Inspire comes from the Latin: in- + spirare – to breathe.
So I breathe. I take deep lungfuls of clean forrest air, fragrant with bay laurel and dry brush. I am quiet so I can hear bird feathers beating against the breeze. I am still to gaze at the deer who freeze and gaze back at me before bounding away. I look for the lizards fleeing from my shadow. I take in every hue and texture and form of the dormant thickets that lace the woods. I take sensory notes and digital photographs. All of this will inhabit my paintings one day, some of it already has.
Clear blue sky and raking clouds.
Birds feasting in the persimmon tree.
Old pear orchard flaming red and gold.
Deer bounding through the silvered grasses.
Dormant forrest rich with texture and subtle color.
Here in emerald and blue…
Here in a green cascade over lavender…
Here in a gray tangle…
Here in a tunnel that leads to golden sunlight…
And here in the details of a desiccated leaf, seeds about to fly and the warning of poison oak and a dried thistle.
Live oak lounger.
Walking through light and shadow.
Soft and hairy leaves still clinging to water droplets.
Picchettti persimmon tree ornamented with ripe fruit, photo Marie Cameron 2012.
The storms have past, stripping persimmon trees of all their leaves, leaving their fruit dangling naked and ripe for all to see. This tree at Picchetti tempts hiking visitors to wade through poison oak and blackberry brambles to see it they can pocket a few. Picking wild fruit is a primal urge my mother and father-in-law and son couldn’t pass up while on a family hike over Thanksgiving. While they didn’t harvest many (two actually) they were all the sweeter for the effort!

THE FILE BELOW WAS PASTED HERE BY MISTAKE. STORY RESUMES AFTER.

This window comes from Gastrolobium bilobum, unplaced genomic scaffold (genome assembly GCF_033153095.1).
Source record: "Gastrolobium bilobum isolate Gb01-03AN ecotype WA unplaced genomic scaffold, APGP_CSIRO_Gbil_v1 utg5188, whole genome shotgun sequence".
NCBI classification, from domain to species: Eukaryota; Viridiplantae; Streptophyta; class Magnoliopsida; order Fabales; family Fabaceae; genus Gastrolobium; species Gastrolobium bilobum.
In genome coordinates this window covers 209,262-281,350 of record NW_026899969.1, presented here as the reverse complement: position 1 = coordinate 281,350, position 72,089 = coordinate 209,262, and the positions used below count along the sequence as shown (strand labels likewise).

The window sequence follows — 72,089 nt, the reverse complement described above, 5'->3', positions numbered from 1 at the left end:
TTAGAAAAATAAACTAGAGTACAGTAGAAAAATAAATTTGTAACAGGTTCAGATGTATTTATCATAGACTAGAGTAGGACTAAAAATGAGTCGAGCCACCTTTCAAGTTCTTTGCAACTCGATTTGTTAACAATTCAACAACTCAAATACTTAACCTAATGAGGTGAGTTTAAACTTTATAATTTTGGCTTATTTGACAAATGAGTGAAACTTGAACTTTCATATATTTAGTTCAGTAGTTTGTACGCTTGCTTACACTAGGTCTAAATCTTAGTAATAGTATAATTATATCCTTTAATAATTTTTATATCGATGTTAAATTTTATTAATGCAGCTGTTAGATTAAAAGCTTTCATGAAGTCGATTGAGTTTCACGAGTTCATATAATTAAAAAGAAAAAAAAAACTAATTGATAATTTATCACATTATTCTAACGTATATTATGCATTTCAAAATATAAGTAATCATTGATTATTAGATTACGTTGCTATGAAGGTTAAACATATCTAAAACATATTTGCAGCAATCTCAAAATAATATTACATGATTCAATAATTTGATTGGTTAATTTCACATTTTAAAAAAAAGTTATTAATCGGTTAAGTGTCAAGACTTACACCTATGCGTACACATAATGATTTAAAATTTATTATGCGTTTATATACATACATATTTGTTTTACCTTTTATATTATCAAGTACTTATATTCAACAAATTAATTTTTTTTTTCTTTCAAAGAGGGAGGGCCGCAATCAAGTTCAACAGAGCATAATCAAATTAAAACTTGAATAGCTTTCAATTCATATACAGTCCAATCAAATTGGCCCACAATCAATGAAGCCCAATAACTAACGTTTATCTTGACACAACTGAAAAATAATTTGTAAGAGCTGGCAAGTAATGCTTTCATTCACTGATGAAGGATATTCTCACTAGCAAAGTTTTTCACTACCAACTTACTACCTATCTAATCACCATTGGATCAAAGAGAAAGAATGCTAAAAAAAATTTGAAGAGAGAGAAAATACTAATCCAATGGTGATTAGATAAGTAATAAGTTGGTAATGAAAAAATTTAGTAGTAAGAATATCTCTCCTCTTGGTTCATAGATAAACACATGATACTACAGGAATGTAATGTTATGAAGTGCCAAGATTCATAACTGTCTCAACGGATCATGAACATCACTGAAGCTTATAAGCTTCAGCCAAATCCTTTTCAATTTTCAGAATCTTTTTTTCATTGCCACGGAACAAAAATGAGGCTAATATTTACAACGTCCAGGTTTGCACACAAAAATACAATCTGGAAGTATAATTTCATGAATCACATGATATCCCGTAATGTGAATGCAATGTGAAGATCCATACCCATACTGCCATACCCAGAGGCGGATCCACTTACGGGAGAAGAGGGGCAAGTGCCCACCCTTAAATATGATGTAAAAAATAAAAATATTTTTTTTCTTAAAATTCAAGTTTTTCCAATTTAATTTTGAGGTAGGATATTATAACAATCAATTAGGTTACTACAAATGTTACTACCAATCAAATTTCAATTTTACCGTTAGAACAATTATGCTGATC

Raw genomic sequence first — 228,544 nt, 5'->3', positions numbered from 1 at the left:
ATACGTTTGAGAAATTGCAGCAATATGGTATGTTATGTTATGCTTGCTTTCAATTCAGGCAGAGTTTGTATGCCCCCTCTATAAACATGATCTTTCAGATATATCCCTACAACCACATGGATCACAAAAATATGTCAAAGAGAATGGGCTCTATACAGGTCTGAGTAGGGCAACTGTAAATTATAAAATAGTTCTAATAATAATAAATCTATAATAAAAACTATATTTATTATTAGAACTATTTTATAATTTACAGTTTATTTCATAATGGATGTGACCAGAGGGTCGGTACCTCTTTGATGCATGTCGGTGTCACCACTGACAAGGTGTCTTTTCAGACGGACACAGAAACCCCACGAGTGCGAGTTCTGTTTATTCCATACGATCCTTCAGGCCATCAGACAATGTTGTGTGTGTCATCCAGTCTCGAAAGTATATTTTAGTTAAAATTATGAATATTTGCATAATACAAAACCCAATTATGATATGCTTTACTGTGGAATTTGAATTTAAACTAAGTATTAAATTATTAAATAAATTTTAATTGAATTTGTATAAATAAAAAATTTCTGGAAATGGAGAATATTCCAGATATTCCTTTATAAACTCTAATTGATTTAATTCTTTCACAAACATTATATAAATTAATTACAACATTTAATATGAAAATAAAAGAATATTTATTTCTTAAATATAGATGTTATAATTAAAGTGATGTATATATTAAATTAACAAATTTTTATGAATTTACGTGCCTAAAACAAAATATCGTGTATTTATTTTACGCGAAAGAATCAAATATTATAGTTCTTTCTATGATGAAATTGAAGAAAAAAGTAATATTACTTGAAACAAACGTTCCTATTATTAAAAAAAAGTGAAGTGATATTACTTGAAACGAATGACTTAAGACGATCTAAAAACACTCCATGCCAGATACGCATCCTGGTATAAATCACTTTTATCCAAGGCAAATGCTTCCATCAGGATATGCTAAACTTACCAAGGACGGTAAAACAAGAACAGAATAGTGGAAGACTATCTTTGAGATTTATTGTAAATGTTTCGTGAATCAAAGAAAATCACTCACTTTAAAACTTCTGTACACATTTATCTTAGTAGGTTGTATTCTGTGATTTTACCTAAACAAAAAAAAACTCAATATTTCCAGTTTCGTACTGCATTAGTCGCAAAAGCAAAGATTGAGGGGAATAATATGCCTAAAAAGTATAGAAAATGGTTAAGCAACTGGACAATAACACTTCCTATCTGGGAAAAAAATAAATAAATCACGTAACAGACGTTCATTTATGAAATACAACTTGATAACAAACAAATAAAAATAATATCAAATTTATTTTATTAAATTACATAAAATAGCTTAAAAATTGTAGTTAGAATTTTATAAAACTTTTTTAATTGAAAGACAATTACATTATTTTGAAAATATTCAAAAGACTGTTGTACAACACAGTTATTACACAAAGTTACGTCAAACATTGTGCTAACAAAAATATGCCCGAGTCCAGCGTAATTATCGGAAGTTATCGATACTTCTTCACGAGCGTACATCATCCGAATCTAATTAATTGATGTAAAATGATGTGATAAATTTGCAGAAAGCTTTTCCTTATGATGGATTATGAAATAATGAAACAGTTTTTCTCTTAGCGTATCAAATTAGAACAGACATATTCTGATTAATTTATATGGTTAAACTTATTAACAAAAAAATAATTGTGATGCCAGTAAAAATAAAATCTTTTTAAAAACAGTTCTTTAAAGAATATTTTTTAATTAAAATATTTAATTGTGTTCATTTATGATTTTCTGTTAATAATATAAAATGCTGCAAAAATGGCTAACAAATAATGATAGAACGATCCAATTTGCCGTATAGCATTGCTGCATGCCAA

Persimmons are not only decorating trees all over the valley but hanging on gallery walls too! Here are two great works currently on exhibit at the Los Gatos Museums Gallery by member artists, Susan Elwart Hall (susanhallstudio.com) and Betty Turrentine McGuire.
Stages of Life oil painting by Susan Elwart Hall – Los Gatos Museums Gallery
Persimmons oil painting by Betty Turrentine McGuire – Los Gatos Museums Gallery
So, what to do with this abundance of persimmons? The Fuyu (above) can be eaten like an apple but with the softer Hachiya I like to make persimmon chutney which is especially delicious with duck!
- Persimmon Chutney:
- 1/4 c chopped onion
- 1/4 c apple cider vinegar
- 1/4 c sugar
- 1/4 c lemon juice
- 1 tsp ground coriander
- 1/4 tsp ground cloves
- 1 tsp grated lemon peel
- 1 tsp grated ginger
- 6 peeled ripe Hachiya persimmons
- Reduce all ingredients over medium heat adding persimmons at the end.